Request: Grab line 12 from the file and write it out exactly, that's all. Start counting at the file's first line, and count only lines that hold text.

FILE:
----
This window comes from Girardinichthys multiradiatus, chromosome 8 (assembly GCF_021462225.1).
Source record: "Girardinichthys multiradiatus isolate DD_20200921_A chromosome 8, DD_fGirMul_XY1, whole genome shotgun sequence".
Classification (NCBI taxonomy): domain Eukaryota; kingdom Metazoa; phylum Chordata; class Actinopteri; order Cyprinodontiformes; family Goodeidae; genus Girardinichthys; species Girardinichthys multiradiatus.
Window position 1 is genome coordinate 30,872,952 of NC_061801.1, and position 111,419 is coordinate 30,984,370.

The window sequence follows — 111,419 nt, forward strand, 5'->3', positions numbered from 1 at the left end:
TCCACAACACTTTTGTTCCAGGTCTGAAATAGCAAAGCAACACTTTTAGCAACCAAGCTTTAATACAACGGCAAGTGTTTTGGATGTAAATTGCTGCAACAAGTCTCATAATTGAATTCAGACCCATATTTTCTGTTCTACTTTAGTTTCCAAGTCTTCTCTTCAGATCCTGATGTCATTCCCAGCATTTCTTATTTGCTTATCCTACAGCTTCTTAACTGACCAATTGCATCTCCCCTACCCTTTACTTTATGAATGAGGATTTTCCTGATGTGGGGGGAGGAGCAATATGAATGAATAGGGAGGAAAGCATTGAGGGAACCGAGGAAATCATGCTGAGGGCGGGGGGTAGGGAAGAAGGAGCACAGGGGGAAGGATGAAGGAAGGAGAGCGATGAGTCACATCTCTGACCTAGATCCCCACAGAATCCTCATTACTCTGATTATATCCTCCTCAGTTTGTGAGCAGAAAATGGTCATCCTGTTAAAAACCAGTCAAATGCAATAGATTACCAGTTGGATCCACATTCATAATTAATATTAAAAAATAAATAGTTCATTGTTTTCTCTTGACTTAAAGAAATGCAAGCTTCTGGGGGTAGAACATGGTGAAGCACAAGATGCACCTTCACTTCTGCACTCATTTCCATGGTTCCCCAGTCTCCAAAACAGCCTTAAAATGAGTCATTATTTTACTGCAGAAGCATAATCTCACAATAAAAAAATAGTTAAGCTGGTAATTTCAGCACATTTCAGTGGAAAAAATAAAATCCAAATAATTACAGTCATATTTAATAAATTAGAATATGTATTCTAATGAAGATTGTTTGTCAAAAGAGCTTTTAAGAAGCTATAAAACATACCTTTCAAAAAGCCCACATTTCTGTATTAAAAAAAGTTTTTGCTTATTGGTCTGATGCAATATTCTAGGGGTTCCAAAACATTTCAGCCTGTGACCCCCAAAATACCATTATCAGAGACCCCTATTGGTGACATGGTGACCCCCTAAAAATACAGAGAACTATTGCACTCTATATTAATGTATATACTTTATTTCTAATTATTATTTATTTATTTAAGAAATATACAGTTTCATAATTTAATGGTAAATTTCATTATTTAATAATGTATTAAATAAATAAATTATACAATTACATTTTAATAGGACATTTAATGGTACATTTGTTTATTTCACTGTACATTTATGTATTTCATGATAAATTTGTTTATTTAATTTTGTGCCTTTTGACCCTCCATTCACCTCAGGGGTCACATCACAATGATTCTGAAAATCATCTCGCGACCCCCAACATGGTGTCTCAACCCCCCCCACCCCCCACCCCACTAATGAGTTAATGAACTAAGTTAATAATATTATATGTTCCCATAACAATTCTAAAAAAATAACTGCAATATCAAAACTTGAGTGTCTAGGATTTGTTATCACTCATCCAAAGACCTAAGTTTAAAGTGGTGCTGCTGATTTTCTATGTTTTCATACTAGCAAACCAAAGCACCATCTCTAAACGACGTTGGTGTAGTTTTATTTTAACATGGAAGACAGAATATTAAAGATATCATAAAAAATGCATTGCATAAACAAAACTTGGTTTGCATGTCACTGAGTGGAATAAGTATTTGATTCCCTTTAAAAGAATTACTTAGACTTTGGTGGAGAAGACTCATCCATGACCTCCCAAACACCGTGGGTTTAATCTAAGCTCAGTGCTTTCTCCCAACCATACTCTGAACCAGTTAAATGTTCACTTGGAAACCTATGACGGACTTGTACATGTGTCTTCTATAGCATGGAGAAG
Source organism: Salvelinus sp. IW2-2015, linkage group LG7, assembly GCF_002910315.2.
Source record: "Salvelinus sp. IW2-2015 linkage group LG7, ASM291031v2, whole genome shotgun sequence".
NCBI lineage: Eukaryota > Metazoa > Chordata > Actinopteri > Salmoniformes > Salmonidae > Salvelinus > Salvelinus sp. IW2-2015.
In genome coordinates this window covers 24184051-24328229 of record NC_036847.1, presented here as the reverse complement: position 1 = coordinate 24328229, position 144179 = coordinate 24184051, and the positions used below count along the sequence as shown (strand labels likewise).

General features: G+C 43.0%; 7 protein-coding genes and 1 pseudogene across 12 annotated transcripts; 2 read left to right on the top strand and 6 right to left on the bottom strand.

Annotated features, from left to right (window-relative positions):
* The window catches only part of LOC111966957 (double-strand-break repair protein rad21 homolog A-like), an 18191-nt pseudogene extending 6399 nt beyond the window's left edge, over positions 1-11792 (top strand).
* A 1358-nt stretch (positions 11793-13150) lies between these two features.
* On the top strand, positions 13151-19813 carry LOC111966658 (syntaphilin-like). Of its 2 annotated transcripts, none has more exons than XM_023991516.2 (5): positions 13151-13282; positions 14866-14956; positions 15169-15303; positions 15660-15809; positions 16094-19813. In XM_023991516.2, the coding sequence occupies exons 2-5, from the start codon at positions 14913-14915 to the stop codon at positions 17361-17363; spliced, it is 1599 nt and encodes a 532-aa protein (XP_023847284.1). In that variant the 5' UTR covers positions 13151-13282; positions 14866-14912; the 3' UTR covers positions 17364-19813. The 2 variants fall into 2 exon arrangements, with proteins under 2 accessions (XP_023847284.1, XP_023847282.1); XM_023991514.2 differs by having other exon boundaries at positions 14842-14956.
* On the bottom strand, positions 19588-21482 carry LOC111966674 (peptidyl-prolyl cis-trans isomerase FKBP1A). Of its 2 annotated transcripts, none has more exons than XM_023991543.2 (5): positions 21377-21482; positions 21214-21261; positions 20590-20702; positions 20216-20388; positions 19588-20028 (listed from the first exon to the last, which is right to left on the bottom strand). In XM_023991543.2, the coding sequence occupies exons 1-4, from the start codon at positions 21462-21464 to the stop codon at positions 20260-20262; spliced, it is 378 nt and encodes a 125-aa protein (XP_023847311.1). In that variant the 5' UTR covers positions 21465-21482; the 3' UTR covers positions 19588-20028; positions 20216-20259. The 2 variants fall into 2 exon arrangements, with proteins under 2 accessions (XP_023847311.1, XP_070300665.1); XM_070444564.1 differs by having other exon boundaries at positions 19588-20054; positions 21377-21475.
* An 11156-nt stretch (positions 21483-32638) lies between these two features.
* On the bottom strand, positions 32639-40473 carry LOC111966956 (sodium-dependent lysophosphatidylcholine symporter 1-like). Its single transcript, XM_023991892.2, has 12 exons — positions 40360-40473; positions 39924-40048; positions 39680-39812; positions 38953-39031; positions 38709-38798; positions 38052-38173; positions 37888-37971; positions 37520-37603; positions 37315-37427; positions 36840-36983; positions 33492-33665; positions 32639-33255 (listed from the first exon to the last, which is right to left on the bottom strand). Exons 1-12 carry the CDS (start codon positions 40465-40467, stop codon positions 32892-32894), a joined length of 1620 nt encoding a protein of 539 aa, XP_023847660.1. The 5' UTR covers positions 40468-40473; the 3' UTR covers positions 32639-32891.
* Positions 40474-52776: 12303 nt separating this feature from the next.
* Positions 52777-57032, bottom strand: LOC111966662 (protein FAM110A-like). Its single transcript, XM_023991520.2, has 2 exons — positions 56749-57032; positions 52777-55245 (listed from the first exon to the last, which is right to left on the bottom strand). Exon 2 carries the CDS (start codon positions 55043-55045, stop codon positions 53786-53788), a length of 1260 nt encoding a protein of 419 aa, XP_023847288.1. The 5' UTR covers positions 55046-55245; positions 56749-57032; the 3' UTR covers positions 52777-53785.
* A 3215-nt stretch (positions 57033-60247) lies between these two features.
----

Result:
Annotated features, from left to right (window-relative positions):